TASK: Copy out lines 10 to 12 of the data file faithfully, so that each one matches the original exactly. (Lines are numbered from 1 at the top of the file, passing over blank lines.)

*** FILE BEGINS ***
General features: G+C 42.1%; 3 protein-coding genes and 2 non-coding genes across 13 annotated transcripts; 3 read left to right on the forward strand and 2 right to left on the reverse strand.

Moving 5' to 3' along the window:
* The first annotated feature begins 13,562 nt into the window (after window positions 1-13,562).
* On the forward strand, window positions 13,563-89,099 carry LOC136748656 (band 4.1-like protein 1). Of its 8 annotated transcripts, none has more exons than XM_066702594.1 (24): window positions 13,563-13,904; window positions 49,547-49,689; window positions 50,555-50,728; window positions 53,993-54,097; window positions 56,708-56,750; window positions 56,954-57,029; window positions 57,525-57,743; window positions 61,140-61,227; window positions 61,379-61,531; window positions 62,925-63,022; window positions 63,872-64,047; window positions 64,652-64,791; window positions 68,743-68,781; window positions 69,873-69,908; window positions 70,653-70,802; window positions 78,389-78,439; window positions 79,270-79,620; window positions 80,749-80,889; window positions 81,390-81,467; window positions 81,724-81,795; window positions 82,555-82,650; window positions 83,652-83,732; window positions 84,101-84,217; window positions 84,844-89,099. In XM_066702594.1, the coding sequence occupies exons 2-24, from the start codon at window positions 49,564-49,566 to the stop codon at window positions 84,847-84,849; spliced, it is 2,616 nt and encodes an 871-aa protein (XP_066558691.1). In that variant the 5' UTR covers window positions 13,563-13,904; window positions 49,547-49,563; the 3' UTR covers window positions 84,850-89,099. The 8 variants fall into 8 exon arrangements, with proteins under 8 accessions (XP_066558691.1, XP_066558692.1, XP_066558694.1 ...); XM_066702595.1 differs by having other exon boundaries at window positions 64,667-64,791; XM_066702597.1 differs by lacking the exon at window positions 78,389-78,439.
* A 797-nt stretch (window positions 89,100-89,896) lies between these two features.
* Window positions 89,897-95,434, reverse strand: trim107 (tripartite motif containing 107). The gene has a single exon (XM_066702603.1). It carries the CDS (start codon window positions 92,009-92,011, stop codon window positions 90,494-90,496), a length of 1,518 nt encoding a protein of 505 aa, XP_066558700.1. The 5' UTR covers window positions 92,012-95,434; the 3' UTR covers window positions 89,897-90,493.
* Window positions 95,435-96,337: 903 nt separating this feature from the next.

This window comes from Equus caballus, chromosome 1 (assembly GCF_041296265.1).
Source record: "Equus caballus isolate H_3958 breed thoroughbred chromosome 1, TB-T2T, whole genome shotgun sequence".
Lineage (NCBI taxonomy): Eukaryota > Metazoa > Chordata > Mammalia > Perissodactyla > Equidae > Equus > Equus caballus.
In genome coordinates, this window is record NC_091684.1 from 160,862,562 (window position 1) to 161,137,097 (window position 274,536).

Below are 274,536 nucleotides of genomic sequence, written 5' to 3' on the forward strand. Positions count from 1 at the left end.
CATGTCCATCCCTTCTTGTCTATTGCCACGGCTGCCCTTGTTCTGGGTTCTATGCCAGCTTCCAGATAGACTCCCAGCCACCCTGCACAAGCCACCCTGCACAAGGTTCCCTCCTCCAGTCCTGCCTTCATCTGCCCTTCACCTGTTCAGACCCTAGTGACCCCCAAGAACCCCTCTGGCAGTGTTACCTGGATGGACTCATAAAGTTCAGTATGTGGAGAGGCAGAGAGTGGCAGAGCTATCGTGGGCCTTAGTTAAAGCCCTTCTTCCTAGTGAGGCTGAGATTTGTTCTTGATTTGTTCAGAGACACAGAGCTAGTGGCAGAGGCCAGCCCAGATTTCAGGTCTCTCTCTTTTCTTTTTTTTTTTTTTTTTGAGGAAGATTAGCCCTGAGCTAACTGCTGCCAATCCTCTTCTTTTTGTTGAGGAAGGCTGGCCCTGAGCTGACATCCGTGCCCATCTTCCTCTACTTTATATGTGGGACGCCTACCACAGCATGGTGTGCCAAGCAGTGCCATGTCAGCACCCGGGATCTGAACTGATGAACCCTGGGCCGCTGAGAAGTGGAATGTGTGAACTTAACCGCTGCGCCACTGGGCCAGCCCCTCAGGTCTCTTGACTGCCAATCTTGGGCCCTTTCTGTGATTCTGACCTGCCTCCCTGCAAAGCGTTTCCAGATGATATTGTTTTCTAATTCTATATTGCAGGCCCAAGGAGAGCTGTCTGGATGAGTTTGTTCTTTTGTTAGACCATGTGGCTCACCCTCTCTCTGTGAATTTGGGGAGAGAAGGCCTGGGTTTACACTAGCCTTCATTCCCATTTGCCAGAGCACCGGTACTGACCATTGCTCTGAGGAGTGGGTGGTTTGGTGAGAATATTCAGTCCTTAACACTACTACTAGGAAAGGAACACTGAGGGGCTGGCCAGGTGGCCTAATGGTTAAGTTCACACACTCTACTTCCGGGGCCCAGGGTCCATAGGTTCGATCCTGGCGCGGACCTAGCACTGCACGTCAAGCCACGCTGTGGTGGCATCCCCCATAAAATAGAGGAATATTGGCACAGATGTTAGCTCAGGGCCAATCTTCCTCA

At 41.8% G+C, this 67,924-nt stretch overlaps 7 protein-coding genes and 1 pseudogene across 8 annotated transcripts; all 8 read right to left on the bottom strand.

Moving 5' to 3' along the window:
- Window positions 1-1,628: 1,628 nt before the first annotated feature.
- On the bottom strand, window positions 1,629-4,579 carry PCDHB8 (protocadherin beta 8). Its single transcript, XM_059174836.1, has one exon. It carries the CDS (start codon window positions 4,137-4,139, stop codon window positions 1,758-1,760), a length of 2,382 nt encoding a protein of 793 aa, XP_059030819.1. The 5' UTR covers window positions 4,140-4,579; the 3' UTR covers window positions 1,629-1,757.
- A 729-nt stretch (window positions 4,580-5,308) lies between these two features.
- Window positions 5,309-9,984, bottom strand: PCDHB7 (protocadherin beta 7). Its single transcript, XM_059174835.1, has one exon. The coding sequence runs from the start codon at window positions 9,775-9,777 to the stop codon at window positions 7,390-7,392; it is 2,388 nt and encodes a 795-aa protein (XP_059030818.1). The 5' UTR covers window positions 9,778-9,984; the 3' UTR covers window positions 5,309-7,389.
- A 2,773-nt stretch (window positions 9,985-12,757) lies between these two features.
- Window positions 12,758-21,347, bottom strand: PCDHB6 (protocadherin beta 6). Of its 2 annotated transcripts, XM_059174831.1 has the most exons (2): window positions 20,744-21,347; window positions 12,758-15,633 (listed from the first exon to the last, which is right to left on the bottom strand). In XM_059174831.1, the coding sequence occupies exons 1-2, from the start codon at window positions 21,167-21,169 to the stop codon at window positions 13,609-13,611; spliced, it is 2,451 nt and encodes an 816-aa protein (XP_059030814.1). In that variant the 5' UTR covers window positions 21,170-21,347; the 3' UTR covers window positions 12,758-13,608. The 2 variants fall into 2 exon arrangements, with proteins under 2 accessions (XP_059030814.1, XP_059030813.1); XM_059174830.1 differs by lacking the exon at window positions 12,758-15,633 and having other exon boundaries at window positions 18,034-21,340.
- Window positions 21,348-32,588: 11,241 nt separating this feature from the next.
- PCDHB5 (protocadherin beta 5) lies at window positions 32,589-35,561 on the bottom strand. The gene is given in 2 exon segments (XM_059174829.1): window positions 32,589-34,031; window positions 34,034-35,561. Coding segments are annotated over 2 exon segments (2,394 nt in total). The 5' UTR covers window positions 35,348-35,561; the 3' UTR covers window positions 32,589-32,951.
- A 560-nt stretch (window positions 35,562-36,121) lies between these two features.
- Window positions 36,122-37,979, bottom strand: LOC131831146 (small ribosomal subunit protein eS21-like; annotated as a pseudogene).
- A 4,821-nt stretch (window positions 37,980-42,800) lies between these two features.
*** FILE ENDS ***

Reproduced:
Lineage (NCBI taxonomy): Eukaryota > Metazoa > Chordata > Mammalia > Perissodactyla > Equidae > Equus > Equus caballus.
In genome coordinates, this window is record NC_091684.1 from 160,862,562 (window position 1) to 161,137,097 (window position 274,536).

Below are 274,536 nucleotides of genomic sequence, written 5' to 3' on the forward strand. Positions count from 1 at the left end.